Myths about Canada’s Health Care System
Myth #2: Doctors in Canada are flocking to the United States to practice.
Every time I talk about health care policy with physicians, one inevitably tells me of the doctor he or she knows who ran away from Canada to practice in the United States. Evidently, there’s a general perception that practicing medicine in the United States is much more satisfying than in Canada.
Problem is, it’s just not so.
The Canadian Institute for Health Information has been tracking doctors’ destinations since 1992. Since then, 60 percent to 70 percent of the physicians who emigrate have headed south of the border. In the mid-1990s, the number of Canadian doctors leaving for the United States spiked at about 400 to 500 a year. But in recent years this number has declined, with only 169 physicians leaving for the States in 2003, 138 in 2004 and 122 both in 2005 and 2006. These numbers represent less than 0.5 percent of all doctors working in Canada.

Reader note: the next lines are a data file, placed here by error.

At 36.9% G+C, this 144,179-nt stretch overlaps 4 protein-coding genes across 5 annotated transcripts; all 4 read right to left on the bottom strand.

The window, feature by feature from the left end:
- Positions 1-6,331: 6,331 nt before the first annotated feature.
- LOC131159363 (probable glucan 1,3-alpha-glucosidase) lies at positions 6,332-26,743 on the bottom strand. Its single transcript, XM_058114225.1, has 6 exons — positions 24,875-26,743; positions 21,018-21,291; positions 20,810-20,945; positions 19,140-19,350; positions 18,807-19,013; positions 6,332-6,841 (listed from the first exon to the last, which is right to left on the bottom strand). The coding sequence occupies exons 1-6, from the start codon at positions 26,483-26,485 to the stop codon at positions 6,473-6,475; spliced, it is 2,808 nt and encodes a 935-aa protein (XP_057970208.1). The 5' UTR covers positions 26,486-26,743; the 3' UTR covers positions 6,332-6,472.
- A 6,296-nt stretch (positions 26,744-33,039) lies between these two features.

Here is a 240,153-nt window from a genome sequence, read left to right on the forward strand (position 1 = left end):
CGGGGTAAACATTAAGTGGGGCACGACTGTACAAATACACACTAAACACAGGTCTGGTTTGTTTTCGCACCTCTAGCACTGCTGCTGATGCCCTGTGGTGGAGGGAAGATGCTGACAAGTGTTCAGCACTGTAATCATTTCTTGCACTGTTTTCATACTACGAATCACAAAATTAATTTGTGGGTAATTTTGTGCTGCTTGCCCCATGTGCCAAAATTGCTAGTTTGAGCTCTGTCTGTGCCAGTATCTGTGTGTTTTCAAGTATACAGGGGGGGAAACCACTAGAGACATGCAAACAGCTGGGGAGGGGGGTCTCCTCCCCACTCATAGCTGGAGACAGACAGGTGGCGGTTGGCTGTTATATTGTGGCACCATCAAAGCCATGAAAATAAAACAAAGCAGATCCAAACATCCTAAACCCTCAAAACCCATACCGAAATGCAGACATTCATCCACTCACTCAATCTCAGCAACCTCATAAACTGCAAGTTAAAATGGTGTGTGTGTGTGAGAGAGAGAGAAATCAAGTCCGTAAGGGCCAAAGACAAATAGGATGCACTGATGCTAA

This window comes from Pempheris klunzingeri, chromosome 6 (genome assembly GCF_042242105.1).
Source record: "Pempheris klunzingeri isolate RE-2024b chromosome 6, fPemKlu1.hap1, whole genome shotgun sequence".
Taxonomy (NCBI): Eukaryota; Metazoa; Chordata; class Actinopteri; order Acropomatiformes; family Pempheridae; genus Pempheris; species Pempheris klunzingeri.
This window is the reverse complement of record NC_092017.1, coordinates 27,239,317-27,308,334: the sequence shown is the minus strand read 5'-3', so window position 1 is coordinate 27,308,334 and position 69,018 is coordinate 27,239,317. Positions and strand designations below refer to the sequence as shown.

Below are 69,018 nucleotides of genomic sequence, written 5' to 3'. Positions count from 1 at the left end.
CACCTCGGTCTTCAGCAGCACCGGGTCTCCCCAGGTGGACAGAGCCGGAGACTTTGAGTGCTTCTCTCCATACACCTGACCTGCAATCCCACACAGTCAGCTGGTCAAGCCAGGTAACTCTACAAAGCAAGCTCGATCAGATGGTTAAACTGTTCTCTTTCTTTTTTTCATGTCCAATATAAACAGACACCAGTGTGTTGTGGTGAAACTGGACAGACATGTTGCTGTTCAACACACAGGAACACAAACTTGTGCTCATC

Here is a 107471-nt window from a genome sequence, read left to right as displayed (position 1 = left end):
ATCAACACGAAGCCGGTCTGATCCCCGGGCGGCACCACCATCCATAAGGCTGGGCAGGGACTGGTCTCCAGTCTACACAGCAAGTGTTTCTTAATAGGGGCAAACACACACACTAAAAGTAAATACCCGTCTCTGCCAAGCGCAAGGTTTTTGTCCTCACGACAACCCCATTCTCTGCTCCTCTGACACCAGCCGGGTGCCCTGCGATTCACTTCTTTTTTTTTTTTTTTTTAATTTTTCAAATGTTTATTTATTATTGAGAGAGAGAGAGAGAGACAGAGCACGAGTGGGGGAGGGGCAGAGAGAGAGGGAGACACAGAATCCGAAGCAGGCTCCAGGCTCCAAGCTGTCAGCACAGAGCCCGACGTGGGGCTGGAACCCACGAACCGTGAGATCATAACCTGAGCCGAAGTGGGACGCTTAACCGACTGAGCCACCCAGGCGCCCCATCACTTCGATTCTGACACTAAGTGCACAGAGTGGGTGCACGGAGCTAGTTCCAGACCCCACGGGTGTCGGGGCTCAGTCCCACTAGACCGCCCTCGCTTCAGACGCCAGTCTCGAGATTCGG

So when emigration “spiked,” 400 to 500 doctors were leaving Canada for the United States. There are more than 800,000 physicians in the United States right now, so I’m skeptical that every doctor knows one of those émigrés. In 2004, net emigration became net immigration. Let me say that again. More doctors were moving into Canada than were moving out.
Myth #3: Canada rations health care; that’s why hip replacements and cataract surgeries happen faster in the United States.
When people want to demonize Canada’s health care system — and other single-payer systems, for that matter — they always end up going after rationing, and often hip replacements in particular.
Take Republican Rep. Todd Akin of Missouri, for example. A couple of years ago he took to the House floor to tell his colleagues: “I just hit 62, and I was just reading that in Canada [if] I got a bad hip I wouldn’t be able to get that hip replacement that [Rep. Dan Lungren] got, because I’m too old! I’m an old geezer now and it’s not worth a government bureaucrat to pay me to get my hip fixed.”
This has been debunked so often, it’s tiring. The St. Louis Post-Dispatch, for example, concluded: “At least 63 percent of hip replacements performed in Canada last year [2008] ... were on patients age 65 or older.” And more than 1,500 of those, it turned out, were on patients over 85. The bottom line: Canada doesn’t deny hip replacements to older people